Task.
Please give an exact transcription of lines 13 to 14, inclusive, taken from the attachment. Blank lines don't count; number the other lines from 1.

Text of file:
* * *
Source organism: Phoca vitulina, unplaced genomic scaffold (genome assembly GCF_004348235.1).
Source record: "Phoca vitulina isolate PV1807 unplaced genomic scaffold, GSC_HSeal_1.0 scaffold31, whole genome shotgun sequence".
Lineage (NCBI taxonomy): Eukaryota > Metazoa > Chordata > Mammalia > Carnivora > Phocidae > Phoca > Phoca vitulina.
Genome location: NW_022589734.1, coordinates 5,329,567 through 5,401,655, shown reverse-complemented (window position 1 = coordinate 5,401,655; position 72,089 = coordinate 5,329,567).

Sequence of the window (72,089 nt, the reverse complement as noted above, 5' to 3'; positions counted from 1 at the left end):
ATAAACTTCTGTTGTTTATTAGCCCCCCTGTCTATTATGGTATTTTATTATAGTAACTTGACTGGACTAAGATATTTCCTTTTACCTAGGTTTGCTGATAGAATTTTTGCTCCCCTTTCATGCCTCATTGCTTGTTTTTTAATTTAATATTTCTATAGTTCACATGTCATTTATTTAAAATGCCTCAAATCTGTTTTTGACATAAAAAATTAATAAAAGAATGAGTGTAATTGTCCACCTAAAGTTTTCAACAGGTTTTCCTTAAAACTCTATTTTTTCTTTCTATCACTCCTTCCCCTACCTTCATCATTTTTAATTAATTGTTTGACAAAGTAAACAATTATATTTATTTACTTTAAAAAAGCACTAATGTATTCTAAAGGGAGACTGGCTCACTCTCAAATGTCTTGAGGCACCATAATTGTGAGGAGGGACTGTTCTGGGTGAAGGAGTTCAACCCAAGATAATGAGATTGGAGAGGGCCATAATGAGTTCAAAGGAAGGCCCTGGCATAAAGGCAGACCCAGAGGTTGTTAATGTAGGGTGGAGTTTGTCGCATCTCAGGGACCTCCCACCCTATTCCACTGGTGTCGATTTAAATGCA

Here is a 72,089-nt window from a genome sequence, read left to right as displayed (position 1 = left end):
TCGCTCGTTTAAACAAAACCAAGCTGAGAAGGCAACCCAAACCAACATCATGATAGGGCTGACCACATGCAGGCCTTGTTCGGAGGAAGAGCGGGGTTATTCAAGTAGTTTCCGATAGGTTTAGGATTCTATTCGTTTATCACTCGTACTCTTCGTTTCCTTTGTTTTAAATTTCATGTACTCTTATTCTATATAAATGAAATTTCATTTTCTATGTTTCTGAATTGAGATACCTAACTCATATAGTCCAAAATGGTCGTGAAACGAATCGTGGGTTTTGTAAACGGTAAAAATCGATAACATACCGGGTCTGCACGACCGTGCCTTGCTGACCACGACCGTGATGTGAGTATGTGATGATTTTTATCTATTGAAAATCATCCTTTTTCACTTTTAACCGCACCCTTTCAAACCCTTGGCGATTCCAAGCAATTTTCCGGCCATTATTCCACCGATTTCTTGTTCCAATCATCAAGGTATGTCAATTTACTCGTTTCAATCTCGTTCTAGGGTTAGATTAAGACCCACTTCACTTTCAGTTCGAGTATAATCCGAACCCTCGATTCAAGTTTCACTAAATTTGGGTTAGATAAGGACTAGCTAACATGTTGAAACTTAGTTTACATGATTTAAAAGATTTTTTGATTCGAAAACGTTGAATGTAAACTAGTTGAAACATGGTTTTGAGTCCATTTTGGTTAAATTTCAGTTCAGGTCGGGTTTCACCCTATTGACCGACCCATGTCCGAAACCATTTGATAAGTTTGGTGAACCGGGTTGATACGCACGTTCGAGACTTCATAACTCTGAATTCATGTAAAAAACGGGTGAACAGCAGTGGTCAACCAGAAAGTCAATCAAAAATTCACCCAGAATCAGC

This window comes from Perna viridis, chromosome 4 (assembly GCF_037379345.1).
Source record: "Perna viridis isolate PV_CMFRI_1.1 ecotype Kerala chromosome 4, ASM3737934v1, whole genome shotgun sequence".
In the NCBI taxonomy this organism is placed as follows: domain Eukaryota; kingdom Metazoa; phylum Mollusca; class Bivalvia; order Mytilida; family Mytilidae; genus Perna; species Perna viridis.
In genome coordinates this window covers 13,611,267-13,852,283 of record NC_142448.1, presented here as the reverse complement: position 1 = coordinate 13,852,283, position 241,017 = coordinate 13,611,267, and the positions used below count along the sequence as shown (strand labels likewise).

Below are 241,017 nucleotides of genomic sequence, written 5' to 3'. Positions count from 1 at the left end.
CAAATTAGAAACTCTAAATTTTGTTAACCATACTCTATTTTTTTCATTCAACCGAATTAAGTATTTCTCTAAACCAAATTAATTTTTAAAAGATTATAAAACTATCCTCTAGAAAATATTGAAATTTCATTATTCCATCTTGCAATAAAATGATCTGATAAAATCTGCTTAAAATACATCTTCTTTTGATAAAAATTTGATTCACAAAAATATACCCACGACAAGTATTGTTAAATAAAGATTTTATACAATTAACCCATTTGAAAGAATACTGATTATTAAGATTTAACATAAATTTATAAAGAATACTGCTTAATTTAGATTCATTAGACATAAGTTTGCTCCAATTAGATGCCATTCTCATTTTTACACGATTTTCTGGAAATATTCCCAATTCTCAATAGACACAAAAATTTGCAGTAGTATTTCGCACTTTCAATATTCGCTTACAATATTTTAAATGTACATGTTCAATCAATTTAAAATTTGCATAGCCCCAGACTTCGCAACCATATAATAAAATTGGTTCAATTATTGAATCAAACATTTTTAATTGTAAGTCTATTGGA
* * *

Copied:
Below are 241,017 nucleotides of genomic sequence, written 5' to 3'. Positions count from 1 at the left end.
CAAATTAGAAACTCTAAATTTTGTTAACCATACTCTATTTTTTTCATTCAACCGAATTAAGTATTTCTCTAAACCAAATTAATTTTTAAAAGATTATAAAACTATCCTCTAGAAAATATTGAAATTTCATTATTCCATCTTGCAATAAAATGATCTGATAAAATCTGCTTAAAATACATCTTCTTTTGATAAAAATTTGATTCACAAAAATATACCCACGACAAGTATTGTTAAATAAAGATTTTATACAATTAACCCATTTGAAAGAATACTGATTATTAAGATTTAACATAAATTTATAAAGAATACTGCTTAATTTAGATTCATTAGACATAAGTTTGCTCCAATTAGATGCCATTCTCATTTTTACACGATTTTCTGGAAATATTCCCAATTCTCAATAGACACAAAAATTTGCAGTAGTATTTCGCACTTTCAATATTCGCTTACAATATTTTAAATGTACATGTTCAATCAATTTAAAATTTGCATAGCCCCAGACTTCGCAACCATATAATAAAATTGGTTCAATTATTGAATCAAACATTTTTAATTGTAAGTCTATTGGA